“The bottom may fall out from many people’s ability to make property tax payments,” he said.
The state could use reserves or federal funds to bolster the Education Fund, which covers the cost of operating all of Vermont’s schools. Although municipalities still collect education property taxes, the funds ultimately go to the Education Fund. The fund also receives money from other sources, including the lottery, sales, rooms and meals taxes.
As a state that depends on sectors vulnerable to COVID-19, such as tourism, “we have to help businesses bridge past COVID,” McCarthy said. Businesses, too, pay into the Education Fund.
As do landlords. McCarthy noted that the state used tens of millions in COVID relief funds to assist renters and landlords.
The legislature this session took some steps to address concerns about use of excessive force by police and the inequities in how often people of color are subjected to motor vehicle stops and criminal charges. Do you think those actions were sufficient or is there more to be done?
McCarthy called the bills passed by the legislature this session creating a statewide use of of force policy and requiring police departments to keep more careful track of data a “really good start,” adding that more work remains at the state level.
Some of the language authorizing use of force by police officers in Vermont dated back to the mid-19th century, he said.
“We’re going to get much more granular and require more reporting of police on the people they stop and interact with,” he said, noting that data will be useful in guiding future efforts to address inequities.
While a light has been shown on police behavior and racial bias nationwide, “Vermont has a particular problem,” McCarthy said. “There’s a particular flavor of denial in Vermont about how our BIPOC (Black, indigenous, people of color) neighbors experience discrimination.”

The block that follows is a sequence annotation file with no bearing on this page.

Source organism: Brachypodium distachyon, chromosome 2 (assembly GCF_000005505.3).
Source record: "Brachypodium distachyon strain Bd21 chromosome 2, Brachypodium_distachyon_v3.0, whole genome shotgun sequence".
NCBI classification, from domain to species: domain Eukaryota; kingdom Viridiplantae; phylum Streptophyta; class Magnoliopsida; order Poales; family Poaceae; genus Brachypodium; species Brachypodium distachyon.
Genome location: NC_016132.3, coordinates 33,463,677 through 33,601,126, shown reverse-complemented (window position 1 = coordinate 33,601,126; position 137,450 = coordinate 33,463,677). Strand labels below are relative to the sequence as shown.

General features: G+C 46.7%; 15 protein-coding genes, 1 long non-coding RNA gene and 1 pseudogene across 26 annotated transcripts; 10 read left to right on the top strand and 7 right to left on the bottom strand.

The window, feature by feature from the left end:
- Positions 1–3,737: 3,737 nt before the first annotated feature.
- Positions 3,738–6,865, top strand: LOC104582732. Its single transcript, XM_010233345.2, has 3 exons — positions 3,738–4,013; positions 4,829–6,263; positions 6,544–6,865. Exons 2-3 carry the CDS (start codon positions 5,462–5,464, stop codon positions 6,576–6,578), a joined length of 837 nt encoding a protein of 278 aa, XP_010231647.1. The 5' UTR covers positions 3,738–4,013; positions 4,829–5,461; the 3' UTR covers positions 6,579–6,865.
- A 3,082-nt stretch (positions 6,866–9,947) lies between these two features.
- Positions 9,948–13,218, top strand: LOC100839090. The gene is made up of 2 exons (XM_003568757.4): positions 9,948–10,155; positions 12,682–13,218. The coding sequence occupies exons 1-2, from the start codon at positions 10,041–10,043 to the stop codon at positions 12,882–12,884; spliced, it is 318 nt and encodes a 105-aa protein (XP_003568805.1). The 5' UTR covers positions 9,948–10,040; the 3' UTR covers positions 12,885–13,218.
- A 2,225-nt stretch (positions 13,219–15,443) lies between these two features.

McCarthy said he wants people to understand this is ongoing work. “We’ve all got an obligation to be anti-racist,” he said.
Scientists largely agree action is needed to delay the worst impacts of climate change. Vermont is also starting to see the impacts of a changing climate firsthand, with shorter winters, harsher storms and so-called “climigration.” What actions, if any, do you feel the legislature should be taking to reduce Vermont’s share of carbon emissions and ready the state for the effects of a changing climate?
“We can be doing a whole host of things that will save Vermonters money and create jobs,” McCarthy said.
In the transportation sector, increasing the use of electric vehicles and changes to development regulations to give employers credit for efforts to reduce vehicle trips to and from their business such as allowing employees to work remotely or encouraging car pooling, would help to reduce emissions, in his view.
The state can help low and moderate income Vermonters afford electric vehicles, which will lower emissions and save the owners money, McCarthy said.
If the state shifts its entire fleet of vehicles to electricity that would be $800 million the state would not be sending out of state to pay for gas, he noted.
“I’ve been a person who’s always championed weatherization, and we haven’t been meeting our goals,” McCarthy said.
The legislature has created more flexibility in how energy efficiency funds may be spent, he added. “We’re blurring the lines,” McCarthy said. “This is about energy, making it cleaner and more efficient.”
How can the state help create a secure future for its agricultural sector?
Agriculture “is not going to look 20 years from now like it looked 20 years ago,” McCarthy said.
The dairy sector, he said, is suffering because of national policy, adding dairy is essential to the state and local economies.
He expects the state will continue to subsidize agriculture through the current use program, while saying that local foods are an essential part of addressing climate change.